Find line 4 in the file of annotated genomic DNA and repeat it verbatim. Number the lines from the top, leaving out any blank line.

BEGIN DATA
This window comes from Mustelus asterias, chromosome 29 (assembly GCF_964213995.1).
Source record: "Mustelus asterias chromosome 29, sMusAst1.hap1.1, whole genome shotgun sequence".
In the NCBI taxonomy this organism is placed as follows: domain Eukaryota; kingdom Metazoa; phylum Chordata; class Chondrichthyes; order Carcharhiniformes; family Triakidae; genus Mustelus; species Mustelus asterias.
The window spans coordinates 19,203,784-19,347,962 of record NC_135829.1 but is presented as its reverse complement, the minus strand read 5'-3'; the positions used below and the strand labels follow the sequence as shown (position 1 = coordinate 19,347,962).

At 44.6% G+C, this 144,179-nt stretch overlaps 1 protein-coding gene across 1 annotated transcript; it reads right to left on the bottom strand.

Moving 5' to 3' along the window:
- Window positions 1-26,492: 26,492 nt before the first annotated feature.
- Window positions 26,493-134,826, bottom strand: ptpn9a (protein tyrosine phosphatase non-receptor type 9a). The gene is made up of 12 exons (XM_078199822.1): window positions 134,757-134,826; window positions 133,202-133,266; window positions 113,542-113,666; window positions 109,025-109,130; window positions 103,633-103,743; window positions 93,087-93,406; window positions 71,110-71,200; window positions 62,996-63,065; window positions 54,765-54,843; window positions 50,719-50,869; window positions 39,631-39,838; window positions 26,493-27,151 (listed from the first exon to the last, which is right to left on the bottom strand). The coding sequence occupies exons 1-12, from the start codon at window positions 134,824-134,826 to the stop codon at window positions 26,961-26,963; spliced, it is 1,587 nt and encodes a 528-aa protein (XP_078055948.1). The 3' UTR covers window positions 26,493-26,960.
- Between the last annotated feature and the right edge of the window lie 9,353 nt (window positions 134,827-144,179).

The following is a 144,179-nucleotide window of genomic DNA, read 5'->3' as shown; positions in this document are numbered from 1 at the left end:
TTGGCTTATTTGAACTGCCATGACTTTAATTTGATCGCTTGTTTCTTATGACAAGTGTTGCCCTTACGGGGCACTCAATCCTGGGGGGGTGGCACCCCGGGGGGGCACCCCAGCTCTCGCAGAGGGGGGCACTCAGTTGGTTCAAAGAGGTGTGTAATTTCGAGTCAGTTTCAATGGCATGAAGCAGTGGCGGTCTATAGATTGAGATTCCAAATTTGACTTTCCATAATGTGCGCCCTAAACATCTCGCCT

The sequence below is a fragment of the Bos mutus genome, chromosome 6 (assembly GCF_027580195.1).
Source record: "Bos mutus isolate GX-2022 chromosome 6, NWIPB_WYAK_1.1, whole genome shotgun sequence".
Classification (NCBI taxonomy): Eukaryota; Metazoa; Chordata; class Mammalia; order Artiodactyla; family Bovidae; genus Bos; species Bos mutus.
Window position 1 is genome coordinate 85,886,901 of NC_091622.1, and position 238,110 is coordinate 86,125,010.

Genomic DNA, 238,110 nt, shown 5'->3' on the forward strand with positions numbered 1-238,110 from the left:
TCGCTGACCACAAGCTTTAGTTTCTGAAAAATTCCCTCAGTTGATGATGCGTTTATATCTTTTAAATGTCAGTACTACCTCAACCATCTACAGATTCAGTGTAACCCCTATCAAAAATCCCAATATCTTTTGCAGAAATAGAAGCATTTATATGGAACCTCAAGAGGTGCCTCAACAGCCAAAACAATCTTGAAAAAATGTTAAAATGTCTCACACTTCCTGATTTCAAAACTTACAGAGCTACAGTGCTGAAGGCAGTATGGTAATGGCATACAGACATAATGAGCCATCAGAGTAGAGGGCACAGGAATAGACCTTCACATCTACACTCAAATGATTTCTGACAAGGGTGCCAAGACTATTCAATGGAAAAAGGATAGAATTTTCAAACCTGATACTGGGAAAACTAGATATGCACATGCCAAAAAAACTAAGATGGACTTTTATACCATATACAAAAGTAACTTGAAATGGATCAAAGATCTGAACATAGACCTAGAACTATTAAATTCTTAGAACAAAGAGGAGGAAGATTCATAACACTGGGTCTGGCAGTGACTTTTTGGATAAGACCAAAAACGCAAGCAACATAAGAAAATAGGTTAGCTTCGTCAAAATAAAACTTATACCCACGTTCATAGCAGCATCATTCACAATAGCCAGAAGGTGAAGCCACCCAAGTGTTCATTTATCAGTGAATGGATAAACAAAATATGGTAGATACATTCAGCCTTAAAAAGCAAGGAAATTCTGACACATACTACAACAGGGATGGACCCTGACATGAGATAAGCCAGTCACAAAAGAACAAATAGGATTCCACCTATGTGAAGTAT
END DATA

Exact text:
The window spans coordinates 19,203,784-19,347,962 of record NC_135829.1 but is presented as its reverse complement, the minus strand read 5'-3'; the positions used below and the strand labels follow the sequence as shown (position 1 = coordinate 19,347,962).